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Silicon Valley Bank collapse sows wider fears
Liz Hoffman


The fallout from the collapse of Silicon Valley Bank — the second-largest bank failure in U.S. history — spread on Friday as tech companies scrambled to make payroll, investors worried about contagion, and other businesses discovered surprising connections to the lender.

Regulators shut down SVB, the country’s 15th-largest bank, after depositors pulled their cash and mounting losses on bond investments made it functionally insolvent. The U.S. Federal Deposit Insurance Corporation transferred insured deposits at SVB to a newly created entity and will now look to sell or wind down the bank.

Startups that kept deposits at SVB held emergency meetings on Friday on how they would meet payroll obligations. Other businesses that aren't clients of the bank got pulled into the drama.

“I thought I had nothing to do with SVB,” said Kevin Yun, co-founder of GrowSurf, a customer-referral software company that does its day-to-day banking at Mercury, another bank that caters to startups.

He and hundreds of other startup founders got an email this morning from Rippling, a payroll processor that used Silicon Valley Bank to cut its checks, saying it was moving its accounts to JPMorgan.


The FDIC took over after SVB’s efforts to raise around $2 billion from investors failed. The lender has been hit by both a drop in deposits and a fall in the value of $91 billion in bonds it bought at the worst possible moment, just before interest rates began rising. It sold a chunk this week in a fire sale, crystallizing a $1.8 billion loss.

SVB needs about $15 billion, industry players said, which leaves a limited number of saviors. The largest banks like JPMorgan, which played that role in 2008 and lived to regret it, would need a waiver from regulators to get any bigger. Private-equity firms are flush with cash but rules prevent any one of them from owning more than 25% of a bank, and joint deals are hard to pull off.

Deposit accounts up to $250,000 are insured by the FDIC. Anything above that will get paid out before other creditors and stockholders — who generally get nothing when a bank fails — and recovery levels vary. Washington Mutual depositors got all of their money back when that bank failed in 2008, while depositors at IndyMac, another failure that year, got 50 cents on the dollar, according to FDIC records.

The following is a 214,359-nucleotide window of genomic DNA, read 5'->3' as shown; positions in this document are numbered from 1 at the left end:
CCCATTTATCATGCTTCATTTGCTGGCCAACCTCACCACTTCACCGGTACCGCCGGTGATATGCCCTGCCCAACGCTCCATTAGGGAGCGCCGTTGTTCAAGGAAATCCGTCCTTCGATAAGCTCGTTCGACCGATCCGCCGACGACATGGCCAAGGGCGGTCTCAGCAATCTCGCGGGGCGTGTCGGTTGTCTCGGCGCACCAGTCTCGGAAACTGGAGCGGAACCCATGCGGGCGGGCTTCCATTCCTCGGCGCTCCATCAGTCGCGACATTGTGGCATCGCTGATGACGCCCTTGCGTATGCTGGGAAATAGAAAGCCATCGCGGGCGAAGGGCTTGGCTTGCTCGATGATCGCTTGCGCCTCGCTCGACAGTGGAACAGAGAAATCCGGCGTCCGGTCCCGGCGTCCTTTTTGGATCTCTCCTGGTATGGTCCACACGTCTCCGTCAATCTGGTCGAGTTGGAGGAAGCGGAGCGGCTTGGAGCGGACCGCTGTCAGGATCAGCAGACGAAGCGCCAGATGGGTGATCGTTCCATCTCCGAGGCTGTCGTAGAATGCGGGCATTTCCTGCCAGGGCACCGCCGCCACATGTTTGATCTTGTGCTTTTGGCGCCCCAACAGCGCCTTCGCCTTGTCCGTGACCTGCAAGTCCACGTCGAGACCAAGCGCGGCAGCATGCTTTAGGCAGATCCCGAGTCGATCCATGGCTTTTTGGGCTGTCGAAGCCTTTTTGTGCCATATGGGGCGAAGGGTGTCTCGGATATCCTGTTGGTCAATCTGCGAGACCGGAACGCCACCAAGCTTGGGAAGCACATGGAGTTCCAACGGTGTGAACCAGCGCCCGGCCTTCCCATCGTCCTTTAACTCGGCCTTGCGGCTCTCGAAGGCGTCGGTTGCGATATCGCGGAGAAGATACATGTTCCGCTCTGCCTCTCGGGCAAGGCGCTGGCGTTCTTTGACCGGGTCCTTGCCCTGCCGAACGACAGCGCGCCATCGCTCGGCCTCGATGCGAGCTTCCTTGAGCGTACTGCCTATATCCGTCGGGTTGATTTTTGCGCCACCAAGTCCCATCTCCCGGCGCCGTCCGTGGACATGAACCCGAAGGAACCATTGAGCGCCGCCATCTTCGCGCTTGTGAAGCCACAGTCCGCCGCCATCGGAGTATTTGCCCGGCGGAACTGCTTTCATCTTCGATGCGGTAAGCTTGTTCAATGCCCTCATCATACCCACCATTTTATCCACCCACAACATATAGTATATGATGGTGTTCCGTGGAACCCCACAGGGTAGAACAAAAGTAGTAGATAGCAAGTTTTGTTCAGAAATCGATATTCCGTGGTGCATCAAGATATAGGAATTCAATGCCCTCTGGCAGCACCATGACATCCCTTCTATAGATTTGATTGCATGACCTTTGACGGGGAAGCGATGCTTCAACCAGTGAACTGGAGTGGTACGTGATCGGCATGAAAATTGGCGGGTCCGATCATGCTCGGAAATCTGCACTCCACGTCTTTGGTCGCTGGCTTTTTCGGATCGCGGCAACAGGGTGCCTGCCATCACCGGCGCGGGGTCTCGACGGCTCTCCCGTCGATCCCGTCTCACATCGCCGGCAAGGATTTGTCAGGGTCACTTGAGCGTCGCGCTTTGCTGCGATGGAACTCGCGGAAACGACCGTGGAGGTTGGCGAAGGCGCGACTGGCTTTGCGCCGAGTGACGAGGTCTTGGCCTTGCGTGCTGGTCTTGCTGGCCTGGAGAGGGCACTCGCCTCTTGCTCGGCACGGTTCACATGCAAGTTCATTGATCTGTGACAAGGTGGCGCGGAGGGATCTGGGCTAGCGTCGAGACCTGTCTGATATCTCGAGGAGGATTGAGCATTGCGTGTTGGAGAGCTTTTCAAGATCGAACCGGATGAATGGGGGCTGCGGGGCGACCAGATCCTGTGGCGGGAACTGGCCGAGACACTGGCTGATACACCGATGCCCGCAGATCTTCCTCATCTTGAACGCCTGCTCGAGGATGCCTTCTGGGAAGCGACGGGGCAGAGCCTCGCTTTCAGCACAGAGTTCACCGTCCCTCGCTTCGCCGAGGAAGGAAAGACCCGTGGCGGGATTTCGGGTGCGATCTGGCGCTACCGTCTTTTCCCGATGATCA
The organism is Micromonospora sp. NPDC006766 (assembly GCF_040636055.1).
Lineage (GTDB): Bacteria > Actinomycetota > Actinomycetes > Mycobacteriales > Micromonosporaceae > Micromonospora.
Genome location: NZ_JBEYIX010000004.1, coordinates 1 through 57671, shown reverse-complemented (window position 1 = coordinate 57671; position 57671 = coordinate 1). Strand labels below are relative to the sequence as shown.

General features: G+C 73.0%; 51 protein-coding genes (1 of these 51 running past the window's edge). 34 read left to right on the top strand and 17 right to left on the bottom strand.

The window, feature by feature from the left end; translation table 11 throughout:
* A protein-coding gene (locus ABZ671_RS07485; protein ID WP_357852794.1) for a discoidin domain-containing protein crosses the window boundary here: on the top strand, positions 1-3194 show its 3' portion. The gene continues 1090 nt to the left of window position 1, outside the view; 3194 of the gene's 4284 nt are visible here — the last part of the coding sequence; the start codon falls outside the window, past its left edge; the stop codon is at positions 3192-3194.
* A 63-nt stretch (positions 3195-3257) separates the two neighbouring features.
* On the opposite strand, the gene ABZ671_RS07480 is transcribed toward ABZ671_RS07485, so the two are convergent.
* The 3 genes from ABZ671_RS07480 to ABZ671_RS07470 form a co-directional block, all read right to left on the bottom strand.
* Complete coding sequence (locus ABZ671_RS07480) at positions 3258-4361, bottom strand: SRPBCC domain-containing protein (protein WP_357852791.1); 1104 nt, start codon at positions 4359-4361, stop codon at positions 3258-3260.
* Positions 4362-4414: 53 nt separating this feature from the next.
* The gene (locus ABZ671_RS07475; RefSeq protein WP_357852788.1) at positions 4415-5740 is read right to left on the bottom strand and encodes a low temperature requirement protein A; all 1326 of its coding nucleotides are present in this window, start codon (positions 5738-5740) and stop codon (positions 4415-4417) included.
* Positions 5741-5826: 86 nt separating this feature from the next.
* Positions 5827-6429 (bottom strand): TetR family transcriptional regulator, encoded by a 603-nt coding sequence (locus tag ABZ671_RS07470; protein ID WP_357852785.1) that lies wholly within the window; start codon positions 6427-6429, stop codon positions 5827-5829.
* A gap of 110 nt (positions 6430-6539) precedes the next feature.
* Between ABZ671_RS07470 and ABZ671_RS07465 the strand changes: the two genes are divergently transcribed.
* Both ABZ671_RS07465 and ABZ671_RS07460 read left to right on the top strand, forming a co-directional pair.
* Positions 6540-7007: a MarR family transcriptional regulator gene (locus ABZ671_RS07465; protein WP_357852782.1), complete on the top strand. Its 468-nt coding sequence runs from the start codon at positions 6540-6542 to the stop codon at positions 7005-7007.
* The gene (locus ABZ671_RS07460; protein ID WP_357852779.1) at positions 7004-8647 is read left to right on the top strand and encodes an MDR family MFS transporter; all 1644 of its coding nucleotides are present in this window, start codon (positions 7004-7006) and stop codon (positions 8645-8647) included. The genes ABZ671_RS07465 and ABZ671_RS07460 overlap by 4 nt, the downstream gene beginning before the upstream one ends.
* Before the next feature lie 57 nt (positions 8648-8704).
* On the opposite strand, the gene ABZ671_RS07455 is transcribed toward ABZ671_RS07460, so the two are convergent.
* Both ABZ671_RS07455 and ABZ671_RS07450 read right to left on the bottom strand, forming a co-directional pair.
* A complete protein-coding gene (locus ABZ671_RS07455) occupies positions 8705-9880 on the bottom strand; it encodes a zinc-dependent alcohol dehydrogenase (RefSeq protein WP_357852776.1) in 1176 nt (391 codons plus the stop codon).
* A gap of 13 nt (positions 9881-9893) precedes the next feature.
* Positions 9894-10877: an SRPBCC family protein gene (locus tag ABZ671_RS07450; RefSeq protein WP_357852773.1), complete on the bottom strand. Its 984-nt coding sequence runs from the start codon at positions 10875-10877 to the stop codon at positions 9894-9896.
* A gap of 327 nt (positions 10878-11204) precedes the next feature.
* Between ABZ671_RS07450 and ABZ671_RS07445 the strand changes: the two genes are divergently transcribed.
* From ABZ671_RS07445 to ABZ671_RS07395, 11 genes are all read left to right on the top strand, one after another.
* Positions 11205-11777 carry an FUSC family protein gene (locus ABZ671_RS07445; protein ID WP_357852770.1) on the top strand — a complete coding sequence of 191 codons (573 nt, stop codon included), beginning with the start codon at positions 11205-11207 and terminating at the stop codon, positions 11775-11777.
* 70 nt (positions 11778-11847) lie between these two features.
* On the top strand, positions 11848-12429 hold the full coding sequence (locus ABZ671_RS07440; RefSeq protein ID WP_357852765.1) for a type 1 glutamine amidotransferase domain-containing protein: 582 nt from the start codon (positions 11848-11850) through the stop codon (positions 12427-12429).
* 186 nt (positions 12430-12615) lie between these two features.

Concerns have quickly shifted to other banks that might be in trouble. First Republic, another West Coast-based bank whose shares are down more than 30% since Wednesday, tried to reassure investors. In an unusual statement midday Friday, it said tech companies only account for 4% of its deposits and that less than 15% of its total assets are invested in securities like bonds.


This isn’t 2008 and the blast radius, while it likely won’t stop with SVB, isn’t likely to be systemic. For one thing, the bad bets at the heart of this collapse weren’t on toxic real estate securities but largely plain-vanilla bonds — most of them Treasury bonds — that can be easily valued and sold.

In 2008, the original plan to buy toxic assets had to be reworked because it simply would’ve taken too long and their value was too hazy to lend against. Here, the FDIC should be able to quickly put a price on what SVB owns and use that to advance money to uninsured depositors, unclogging the system and stemming the panic.


SVB, which has said it counts nearly half of U.S. venture-backed tech and life science companies as clients, got a surge of deposits in 2020 and 2021 when startups raised huge sums of money. It invested much of that in bonds paying lower interest rates, whose value has plummeted as the Fed has quickly raised rates.

Most banks saw an influx of deposits, in large part due to stimulus payments and lower spending during the pandemic. What they invested that money in is now a crucial question for the industry and its risk management capabilities.

Liz Hoffman was a senior reporter at The Wall Street Journal covering Wall Street from New York. She joined the Journal in 2013 covering mergers and acquisitions and broke news on some of the biggest corporate tie-ups of all time, including Burger King and Tim Horton's, Baker Hughes and Halliburton, Dell and EMC, and a hostile bid for Hershey's, her hometown corporate titan. 

She later covered investment banking, producing a string of front-page articles and scoops on Goldman Sachs’s push into Main Street, the travails of the world’s largest venture capital fund, and the coronavirus pandemic’s toll on financial markets. 

She graduated from Tufts University and has a master’s degree from the Medill School of Journalism at Northwestern University.

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